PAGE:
At Jacqui Ford Law, some clients come to us wondering whether they can enlist in the military with criminal charges on their record.
The answer, not surprisingly, is more complicated than a simple yes or no.
Each applicant’s case is considered by the branch of the military the applicant is hoping to join, and these cases are often highly subjective.
It’s important to note that it’s not possible to serve in the military as a sentence for a criminal charge (instead of jail time or a fine, for example). However, there are some situations in which people with criminal convictions can still serve in the military.
Let’s take a look at some specifics.
Criminal records and the military
Generally speaking, all branches of the U.S. military have certain “moral standards” they want their recruits to meet. This is why the Department of Defense examines each applicant and their case individually and announces their findings subjectively.
Applicants with a criminal record will have to go through a waiver process to see whether they will be allowed to serve. During this process, you’ll be asked questions regarding the circumstances of your case—the who, what, when, where, and why.
There are several factors taken into account that can determine whether the military will waive your conviction as a reason for disqualification. Some factors include:
- Your age when the charge took place
- The nature of the crime
- The severity of the crime
- Which branch of the military you are applying to
- Whether there is a current war going on
Some branches may be stricter than others regarding qualifications, and just because one branch accepts you does not mean another would. Remember, no one is entitled to serve in the Armed Forces.
Which crimes are more likely to be waived?
Military services consider crimes in 3 categories:
- Non-traffic offenses: a crime where the maximum confinement is 4 months or less
- Misconduct offenses: a crime where the maximum confinement is more than 4 months but less than 1 year (examples include DUIs, drug possessions, simple assault, theft, etc.)
- Major misconduct offenses: a crime where the maximum confinement is 1 year of more (examples include firearm offenses, aggravated assault, drug possession with intent to deliver)
Some of the crimes that are less likely to be waived include:
- Felony convictions as an adult
- Juvenile felony convictions involving violence
- Selling large quantities of illegal drugs
- Sex offenses
Additionally, there are some crimes that can never be waived, regardless of the circumstances of your case. For example, anyone convicted of a crime that bars them from carrying a firearm would there be disqualified from serving in the military.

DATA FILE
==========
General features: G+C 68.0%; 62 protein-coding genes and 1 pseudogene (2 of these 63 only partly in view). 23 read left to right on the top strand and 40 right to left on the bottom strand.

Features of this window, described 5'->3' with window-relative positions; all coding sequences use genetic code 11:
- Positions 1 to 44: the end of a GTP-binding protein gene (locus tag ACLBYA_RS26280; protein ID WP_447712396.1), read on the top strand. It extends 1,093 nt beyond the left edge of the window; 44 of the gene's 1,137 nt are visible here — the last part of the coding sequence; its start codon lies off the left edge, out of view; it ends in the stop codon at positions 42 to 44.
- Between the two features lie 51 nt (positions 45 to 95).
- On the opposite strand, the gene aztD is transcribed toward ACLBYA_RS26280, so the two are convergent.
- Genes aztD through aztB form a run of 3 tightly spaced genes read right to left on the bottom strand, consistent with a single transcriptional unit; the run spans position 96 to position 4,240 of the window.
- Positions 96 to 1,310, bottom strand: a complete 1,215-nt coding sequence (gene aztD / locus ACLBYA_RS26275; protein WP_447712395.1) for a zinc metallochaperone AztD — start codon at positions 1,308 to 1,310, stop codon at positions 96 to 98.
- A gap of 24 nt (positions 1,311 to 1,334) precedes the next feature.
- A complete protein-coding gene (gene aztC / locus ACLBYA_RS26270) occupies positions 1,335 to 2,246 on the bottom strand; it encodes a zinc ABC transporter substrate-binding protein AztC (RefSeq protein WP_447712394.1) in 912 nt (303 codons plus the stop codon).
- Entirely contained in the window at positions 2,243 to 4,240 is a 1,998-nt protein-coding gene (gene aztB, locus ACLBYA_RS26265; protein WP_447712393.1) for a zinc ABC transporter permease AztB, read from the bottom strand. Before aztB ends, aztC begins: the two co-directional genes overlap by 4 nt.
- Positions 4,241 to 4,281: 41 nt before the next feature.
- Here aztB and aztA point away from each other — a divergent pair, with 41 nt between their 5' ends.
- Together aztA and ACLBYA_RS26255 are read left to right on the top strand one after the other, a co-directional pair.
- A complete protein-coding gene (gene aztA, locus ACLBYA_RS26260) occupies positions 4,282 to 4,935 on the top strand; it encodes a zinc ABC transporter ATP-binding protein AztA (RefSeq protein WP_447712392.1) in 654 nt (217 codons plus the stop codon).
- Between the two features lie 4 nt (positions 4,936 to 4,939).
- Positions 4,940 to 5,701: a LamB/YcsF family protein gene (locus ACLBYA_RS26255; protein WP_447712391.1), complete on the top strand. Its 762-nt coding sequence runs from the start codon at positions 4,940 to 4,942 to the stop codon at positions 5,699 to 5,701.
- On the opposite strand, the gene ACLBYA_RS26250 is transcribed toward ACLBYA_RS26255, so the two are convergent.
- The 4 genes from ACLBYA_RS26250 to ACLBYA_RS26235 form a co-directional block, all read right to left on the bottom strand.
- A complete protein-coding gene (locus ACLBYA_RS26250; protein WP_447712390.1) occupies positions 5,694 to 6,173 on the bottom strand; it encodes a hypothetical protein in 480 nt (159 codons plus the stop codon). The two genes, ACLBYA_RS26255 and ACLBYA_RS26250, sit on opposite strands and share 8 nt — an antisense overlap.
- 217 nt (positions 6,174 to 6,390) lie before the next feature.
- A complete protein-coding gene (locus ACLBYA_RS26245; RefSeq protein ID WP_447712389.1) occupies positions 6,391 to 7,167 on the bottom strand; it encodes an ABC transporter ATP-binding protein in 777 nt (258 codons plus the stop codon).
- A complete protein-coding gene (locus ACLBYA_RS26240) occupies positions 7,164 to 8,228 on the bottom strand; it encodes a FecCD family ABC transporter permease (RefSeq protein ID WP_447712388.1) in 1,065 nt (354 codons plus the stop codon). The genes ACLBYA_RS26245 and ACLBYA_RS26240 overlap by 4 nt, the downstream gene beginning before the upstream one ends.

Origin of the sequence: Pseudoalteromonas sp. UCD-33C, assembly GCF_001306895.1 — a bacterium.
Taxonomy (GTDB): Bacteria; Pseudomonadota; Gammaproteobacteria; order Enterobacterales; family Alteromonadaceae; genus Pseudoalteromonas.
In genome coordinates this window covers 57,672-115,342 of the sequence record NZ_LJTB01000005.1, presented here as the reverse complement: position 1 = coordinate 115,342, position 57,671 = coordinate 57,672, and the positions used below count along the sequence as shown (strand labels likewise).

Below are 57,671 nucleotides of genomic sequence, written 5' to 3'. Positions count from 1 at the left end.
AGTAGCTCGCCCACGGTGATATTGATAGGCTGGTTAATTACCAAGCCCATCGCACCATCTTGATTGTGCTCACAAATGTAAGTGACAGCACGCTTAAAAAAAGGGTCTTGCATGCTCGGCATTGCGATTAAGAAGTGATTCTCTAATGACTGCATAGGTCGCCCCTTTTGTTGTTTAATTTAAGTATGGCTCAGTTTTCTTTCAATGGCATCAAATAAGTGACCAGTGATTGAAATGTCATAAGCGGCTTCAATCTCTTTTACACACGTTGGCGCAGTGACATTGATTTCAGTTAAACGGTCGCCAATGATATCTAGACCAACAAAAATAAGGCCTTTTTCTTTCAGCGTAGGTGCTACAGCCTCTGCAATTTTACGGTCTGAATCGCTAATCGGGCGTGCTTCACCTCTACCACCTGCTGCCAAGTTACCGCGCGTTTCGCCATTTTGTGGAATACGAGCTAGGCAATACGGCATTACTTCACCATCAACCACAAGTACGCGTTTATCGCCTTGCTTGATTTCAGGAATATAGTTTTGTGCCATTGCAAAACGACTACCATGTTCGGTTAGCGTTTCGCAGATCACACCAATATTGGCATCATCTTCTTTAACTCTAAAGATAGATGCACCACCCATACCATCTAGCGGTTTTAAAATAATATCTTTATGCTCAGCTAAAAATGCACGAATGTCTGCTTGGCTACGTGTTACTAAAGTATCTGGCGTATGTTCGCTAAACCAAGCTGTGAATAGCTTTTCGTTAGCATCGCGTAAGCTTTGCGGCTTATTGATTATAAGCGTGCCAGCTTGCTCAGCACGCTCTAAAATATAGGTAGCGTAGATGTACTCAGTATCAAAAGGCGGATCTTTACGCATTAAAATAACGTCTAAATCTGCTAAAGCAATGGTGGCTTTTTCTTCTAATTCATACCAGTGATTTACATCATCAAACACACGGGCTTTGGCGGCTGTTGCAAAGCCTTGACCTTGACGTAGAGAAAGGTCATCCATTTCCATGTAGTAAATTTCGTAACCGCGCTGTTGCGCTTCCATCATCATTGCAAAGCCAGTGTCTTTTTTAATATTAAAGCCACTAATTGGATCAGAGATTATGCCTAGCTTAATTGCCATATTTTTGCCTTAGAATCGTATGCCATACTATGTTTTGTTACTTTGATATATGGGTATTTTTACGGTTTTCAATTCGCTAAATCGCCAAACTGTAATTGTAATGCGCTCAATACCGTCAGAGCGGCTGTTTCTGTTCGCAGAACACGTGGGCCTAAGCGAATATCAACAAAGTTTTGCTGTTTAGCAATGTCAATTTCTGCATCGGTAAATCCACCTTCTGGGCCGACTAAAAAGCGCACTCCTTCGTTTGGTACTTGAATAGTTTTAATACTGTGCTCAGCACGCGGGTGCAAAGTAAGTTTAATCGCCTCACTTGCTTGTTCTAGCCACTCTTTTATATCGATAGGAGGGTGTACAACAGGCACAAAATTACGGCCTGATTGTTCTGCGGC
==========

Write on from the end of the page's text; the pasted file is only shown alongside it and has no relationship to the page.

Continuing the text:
What if I wasn’t convicted, or my charge was expunged?
One of the most important things to remember is that you should never try to lie about or hide your record from the recruiter. The military has access to everything, and they can even see charges that you’ve had expunged from your record.
That’s why you should be open and upfront about your charges from the beginning of the process.
Another factor in your case is whether or not you were convicted, but the follow-up question is why were you not convicted?
For example, perhaps you assaulted someone, but they decided not to press charges. To a military recruiter, this case would be vastly different from the prosecutor dropping charges against you due to a lack of evidence.
If you’re worried about whether your crime will be waived, there are a few things you can go to improve your chances of being allowed to serve.
- Gather supporting evidence for your waiver process to prove your actions were merely mistakes in your rebellious youth or a crime of desperation, etc.
- Collect recommendation letters from respectable leaders in your community such as school officials, ministers, and even law enforcement officials.
- If you can, request letters of recommendation from the judge and/or prosecutor in your case to show that you have changed since you committed a crime.
Contact Jacqui Ford Law for more information
Jacqui Ford Law has in-depth knowledge and experience with expungements and criminal defense cases. We can help you determine whether you’re eligible for expungement or what else you need to do to try to qualify for military service. Contact us for a free consultation to start your process today.